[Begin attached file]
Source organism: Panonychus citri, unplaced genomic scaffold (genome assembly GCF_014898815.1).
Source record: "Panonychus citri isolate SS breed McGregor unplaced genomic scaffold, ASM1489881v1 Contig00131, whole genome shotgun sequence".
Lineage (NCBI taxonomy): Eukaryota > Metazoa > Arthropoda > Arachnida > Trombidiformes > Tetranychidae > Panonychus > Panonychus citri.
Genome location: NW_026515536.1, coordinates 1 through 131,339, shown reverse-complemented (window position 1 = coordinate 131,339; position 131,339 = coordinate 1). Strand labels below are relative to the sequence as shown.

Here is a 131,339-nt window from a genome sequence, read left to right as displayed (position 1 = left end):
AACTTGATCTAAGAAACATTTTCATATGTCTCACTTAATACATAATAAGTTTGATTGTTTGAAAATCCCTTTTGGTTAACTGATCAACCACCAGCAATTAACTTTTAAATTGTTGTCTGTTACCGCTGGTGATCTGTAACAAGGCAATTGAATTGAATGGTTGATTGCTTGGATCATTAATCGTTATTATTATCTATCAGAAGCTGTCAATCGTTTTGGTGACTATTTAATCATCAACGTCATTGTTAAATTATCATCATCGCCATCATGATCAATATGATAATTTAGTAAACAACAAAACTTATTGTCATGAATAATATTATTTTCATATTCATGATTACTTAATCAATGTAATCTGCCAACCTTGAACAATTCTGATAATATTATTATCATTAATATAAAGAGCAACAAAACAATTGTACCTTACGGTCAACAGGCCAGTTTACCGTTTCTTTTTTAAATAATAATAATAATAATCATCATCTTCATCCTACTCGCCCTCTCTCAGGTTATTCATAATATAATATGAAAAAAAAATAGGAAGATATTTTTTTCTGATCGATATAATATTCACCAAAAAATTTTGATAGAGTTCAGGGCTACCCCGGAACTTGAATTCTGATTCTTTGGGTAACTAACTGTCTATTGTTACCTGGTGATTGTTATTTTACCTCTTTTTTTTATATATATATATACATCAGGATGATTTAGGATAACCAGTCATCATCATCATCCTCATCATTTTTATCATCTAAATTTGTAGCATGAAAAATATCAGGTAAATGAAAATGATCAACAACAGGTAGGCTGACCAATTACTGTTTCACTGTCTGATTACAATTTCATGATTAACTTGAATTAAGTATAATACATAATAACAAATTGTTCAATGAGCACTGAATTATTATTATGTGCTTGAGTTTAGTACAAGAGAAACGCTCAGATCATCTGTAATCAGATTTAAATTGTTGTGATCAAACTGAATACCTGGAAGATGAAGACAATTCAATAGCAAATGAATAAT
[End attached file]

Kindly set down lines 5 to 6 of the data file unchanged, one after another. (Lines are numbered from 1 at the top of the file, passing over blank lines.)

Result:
Here is a 131,339-nt window from a genome sequence, read left to right as displayed (position 1 = left end):
AACTTGATCTAAGAAACATTTTCATATGTCTCACTTAATACATAATAAGTTTGATTGTTTGAAAATCCCTTTTGGTTAACTGATCAACCACCAGCAATTAACTTTTAAATTGTTGTCTGTTACCGCTGGTGATCTGTAACAAGGCAATTGAATTGAATGGTTGATTGCTTGGATCATTAATCGTTATTATTATCTATCAGAAGCTGTCAATCGTTTTGGTGACTATTTAATCATCAACGTCATTGTTAAATTATCATCATCGCCATCATGATCAATATGATAATTTAGTAAACAACAAAACTTATTGTCATGAATAATATTATTTTCATATTCATGATTACTTAATCAATGTAATCTGCCAACCTTGAACAATTCTGATAATATTATTATCATTAATATAAAGAGCAACAAAACAATTGTACCTTACGGTCAACAGGCCAGTTTACCGTTTCTTTTTTAAATAATAATAATAATAATCATCATCTTCATCCTACTCGCCCTCTCTCAGGTTATTCATAATATAATATGAAAAAAAAATAGGAAGATATTTTTTTCTGATCGATATAATATTCACCAAAAAATTTTGATAGAGTTCAGGGCTACCCCGGAACTTGAATTCTGATTCTTTGGGTAACTAACTGTCTATTGTTACCTGGTGATTGTTATTTTACCTCTTTTTTTTATATATATATATACATCAGGATGATTTAGGATAACCAGTCATCATCATCATCCTCATCATTTTTATCATCTAAATTTGTAGCATGAAAAATATCAGGTAAATGAAAATGATCAACAACAGGTAGGCTGACCAATTACTGTTTCACTGTCTGATTACAATTTCATGATTAACTTGAATTAAGTATAATACATAATAACAAATTGTTCAATGAGCACTGAATTATTATTATGTGCTTGAGTTTAGTACAAGAGAAACGCTCAGATCATCTGTAATCAGATTTAAATTGTTGTGATCAAACTGAATACCTGGAAGATGAAGACAATTCAATAGCAAATGAATAAT